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Tapping WhatsApp to Engage with Millennials in Germany

September 25, 2017 | Mobile

Tim Keller
Executive Director, Brand Strategy and Innovation
Kolle Rebbe

Instead of using mobile devices to broadcast their lives and seek internet fame, millennials in Germany are more keen on connecting with friends one-on-one and sharing special moments. When Bundesagentur für Arbeit—Germany’s federal employment agency—enlisted Kolle Rebbe to reach this audience, the company tapped into this behavior through a campaign on WhatsApp using chatbots, hashtags and influencers. eMarketer’s Sean Creamer spoke with Tim Keller, executive director of brand strategy and innovation at Kolle Rebbe, about the execution and results of the mobile-first campaign.

eMarketer: What was the goal for Bundesagentur für Arbeit’s campaign targeted at millennials?

Tim Keller: Bundesagentur für Arbeit wanted to launch a campaign focused on helping the younger generation find jobs. The goal was to inform millennials that there are new possibilities to explore in trades, craftsmanships and other fields, and that a career doesn’t always require someone to attend university. To reach millennials, we started a mobile-first campaign on WhatsApp using chatbots, hashtags and influencers to reach young Germans.

eMarketer: How did you narrow down the best way to reach millennials with this message?

Keller: We conducted social listening and decided to create a campaign hashtag rooted in how millennials speak about certain topics. We chose “typisch ich,” which means “this is typical for me.” We wanted to ask German millennials, “What makes you special? What is the one thing that interests you?”

“[Millennials in Germany] would rather talk to one person without caring about ‘likes’ or internet fame.”

eMarketer: How did this become a mobile-first initiative?

Keller: We knew millennials don’t use Facebook anymore but are active on messenger apps on their smartphone—their most important device. The most popular messenger app in Germany is WhatsApp, and young Germans use it to send personal messages to their best friends. Many millennials have deleted pictures on Instagram or made their account private. They would rather talk to one person without caring about “likes” or internet fame.

It was important to use WhatsApp for this reason. We needed to learn how to interact with millennials in this way on the app and make them think about themselves and their future.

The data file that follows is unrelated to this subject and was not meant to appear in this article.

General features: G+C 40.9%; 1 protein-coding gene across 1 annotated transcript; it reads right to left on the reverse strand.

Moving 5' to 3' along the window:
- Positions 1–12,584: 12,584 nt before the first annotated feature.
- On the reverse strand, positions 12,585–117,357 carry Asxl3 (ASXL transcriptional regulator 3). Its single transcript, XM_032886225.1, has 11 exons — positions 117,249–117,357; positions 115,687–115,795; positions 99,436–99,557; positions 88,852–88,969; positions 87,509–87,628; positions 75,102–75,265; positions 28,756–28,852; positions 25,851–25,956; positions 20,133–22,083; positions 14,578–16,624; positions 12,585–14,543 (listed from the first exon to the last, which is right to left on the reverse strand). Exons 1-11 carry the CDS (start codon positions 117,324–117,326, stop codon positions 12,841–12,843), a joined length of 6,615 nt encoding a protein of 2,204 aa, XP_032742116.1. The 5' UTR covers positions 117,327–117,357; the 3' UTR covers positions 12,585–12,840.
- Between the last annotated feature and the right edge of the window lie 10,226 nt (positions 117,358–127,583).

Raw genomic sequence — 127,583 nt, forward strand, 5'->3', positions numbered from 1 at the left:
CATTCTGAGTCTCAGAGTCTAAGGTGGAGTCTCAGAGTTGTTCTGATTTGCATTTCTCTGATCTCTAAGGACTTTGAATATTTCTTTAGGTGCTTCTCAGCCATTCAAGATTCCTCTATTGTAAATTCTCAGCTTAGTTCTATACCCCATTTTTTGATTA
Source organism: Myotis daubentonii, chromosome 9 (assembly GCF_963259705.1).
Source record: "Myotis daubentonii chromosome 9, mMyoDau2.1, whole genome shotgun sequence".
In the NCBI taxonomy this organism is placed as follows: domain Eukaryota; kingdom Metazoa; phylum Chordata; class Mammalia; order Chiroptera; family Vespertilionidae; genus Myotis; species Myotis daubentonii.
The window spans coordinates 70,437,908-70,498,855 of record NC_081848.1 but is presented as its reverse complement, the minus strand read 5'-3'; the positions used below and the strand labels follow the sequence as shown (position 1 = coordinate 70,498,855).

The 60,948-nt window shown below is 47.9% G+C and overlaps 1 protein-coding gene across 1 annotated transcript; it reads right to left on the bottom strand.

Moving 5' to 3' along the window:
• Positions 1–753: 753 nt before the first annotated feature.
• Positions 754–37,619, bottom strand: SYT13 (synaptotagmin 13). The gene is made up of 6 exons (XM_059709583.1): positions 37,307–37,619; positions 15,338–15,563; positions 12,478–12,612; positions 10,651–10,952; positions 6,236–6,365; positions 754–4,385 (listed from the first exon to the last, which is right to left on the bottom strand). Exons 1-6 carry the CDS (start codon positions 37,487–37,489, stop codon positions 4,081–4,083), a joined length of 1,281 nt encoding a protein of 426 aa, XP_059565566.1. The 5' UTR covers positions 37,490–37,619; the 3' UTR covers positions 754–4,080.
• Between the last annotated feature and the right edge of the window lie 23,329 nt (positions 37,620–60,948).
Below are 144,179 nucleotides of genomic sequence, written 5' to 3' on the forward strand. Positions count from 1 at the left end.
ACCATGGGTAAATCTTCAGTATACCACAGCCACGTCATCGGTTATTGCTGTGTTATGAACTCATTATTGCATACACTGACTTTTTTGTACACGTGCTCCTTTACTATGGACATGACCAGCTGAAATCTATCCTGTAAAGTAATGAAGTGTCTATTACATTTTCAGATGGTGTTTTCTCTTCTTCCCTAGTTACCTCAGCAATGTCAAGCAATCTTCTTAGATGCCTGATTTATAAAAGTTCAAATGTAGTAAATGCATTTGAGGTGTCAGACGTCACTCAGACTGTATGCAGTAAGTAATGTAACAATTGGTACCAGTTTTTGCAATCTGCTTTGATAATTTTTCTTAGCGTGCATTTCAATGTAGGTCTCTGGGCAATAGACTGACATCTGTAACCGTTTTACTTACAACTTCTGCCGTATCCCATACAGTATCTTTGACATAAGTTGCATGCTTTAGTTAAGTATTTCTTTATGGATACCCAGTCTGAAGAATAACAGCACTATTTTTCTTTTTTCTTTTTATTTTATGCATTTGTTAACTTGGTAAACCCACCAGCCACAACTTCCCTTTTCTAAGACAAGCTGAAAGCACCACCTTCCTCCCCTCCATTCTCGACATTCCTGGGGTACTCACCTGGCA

eMarketer: What role did the chatbot function on WhatsApp serve in this campaign?

Keller: The chatbot asked what is special about you, what you’re interested in and career-based questions. Then it provided young people with a profile based on real science about job placement and psychological types, which has a connection to certain job areas.

We wanted to create a profile that was cool and shareable to millennials. Our aim was to emulate the dashboards Spotify and Nike have for their audience. We didn’t display the brand colors of Bundesagentur für Arbeit, for example.

eMarketer: Was it difficult to get young Germans to participate?

Keller: It was a lot of work to get them to participate, but those that did now get messages from the unemployment office and most have not opted out. The campaign was promoted with display ads that led respondents to a landing page telling them to message a specific number via WhatsApp [to get started].

“This generation is not too afraid of data privacy. To them, the benefit was greater than the loss of personal data or their mobile number.”

eMarketer: Were there concerns that millennials wouldn’t want to share that much personal information with the chatbot?

Keller: This generation is not too afraid of data privacy. To them, the benefit was greater than the loss of personal data or their mobile number. The campaign was an important lesson that you always have to offer a benefit to the audience, especially if you want Germans to share anything about themselves.

eMarketer: What else was done to ensure that the campaign would truly resonate with millennials in Germany?

Keller: The first step to establish the #typischich hashtag was with the help of German YouTube influencers [like Julien Bam]. The second, larger step was asking, “Why not get help finding a job that fits your needs and your strengths?”

eMarketer: What were the results of the campaign?

Keller: The campaign reached almost 200,000 different young people. This is a huge amount of people due to the fact that you have to give your mobile number to an official institution, and you have to share personal data to generate a profile.


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